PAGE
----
It’s never too far away from the headlines, but the past week has seen the political ding-dong about immigration return to the fore on your favourite news-sources. Three rather high-profile events all coalesced last weekend, to the delight of the Twitter commentariat who, seemingly ever ready for the next fight, started the flag waving and sniping that we’ve become so accustomed to.
First, Geert Wilders, leader of the Dutch Freedom Party (PVV) won 37 seats in the Dutch national elections making him the leader of the largest party in Parliament, and therefore the likely next leader of the Netherlands.
Second, Dublin’s streets were rocked by riots, clashes with police, and looting after an immigrant was suspected of attacking four people in a stabbing attack earlier on in the day. 34 people were arrested, with those involved causing extensive damage in what was widely reported as ‘anti-immigration’ rioting.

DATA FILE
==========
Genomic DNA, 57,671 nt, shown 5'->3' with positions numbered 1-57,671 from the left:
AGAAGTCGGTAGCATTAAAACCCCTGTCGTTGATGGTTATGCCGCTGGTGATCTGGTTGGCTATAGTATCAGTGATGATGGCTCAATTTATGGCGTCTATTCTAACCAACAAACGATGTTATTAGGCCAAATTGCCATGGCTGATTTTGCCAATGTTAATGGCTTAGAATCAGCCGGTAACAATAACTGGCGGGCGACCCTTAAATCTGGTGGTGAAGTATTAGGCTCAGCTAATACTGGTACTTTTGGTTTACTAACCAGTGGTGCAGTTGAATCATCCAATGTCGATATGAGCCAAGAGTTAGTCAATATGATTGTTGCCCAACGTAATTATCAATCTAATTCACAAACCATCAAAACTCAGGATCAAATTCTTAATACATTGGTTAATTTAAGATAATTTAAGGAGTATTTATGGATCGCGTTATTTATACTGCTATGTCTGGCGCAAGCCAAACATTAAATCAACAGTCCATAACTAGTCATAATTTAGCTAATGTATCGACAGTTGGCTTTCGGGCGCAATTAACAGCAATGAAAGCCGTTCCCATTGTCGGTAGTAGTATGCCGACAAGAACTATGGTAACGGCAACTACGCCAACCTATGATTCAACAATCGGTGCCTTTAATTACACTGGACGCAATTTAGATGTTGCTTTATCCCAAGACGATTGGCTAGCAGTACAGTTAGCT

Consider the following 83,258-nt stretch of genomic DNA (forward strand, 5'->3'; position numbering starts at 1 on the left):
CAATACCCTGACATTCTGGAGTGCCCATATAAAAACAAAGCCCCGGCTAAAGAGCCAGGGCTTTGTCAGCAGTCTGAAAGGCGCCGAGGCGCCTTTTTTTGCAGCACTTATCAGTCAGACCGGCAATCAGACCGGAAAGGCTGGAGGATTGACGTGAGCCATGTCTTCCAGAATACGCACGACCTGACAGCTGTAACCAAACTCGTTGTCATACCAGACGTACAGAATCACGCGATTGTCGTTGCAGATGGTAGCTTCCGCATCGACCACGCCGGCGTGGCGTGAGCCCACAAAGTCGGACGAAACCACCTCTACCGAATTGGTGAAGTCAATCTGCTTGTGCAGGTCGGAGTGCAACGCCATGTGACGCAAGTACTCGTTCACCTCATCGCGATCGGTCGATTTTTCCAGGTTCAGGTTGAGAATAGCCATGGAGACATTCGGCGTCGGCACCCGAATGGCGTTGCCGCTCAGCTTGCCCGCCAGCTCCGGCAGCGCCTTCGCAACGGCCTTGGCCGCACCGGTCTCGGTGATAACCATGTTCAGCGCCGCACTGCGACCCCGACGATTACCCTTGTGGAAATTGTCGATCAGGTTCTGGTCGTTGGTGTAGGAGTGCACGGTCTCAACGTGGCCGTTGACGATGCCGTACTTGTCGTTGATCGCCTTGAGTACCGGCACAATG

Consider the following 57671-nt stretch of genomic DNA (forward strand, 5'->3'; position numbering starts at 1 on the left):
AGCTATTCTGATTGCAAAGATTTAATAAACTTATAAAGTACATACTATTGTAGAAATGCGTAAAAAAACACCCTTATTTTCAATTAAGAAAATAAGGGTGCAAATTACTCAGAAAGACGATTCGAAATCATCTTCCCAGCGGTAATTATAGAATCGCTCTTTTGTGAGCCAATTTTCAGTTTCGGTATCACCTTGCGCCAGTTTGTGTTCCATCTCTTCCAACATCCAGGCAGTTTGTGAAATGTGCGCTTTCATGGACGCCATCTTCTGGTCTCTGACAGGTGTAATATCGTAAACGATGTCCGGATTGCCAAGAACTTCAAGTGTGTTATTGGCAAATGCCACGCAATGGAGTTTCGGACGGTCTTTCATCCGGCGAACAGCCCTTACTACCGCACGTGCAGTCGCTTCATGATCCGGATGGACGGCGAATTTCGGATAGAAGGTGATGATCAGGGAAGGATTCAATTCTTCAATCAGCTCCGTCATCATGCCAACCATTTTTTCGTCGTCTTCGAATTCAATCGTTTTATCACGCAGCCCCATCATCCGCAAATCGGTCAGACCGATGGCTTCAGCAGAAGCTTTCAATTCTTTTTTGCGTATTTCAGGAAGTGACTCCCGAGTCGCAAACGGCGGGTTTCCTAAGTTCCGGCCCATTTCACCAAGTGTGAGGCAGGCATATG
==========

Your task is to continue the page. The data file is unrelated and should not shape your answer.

Thirdly, the Office for National Statistics (ONS) published the UK’s immigration figures revealing that net immigration was at 672,000 for 2023 and 745,000 for 2022. These are unprecedently high, with one commentator noting that the 2022 figures alone are higher than net immigration throughout the entire period of 1945-2000.
The Dutch and Irish examples have been touted by many as evidence of a reaction against high immigration levels with Geert Wilder’s party promising to close the borders and admit no more asylum seekers. The release of the ONS statistics sparked a wave of public debate about the nature of immigration in the UK, with even the Labour Party expressing concern and promising a return to “normal levels” of 200,000 or so.
Depending on your viewpoint, the developments in the Netherlands and Ireland are either a concerning sign of the rise of the ‘far-right’ across Western Europe, or a natural reaction by ‘the people’ to unprecedented and unsustainable demographic and cultural change.
Compelling arguments can, and have been made, for and against both of these positions; you can read a Biblical perspective on immigration, written by one of my colleagues, here. But perhaps more interesting is what these events tell us about the health of our societies.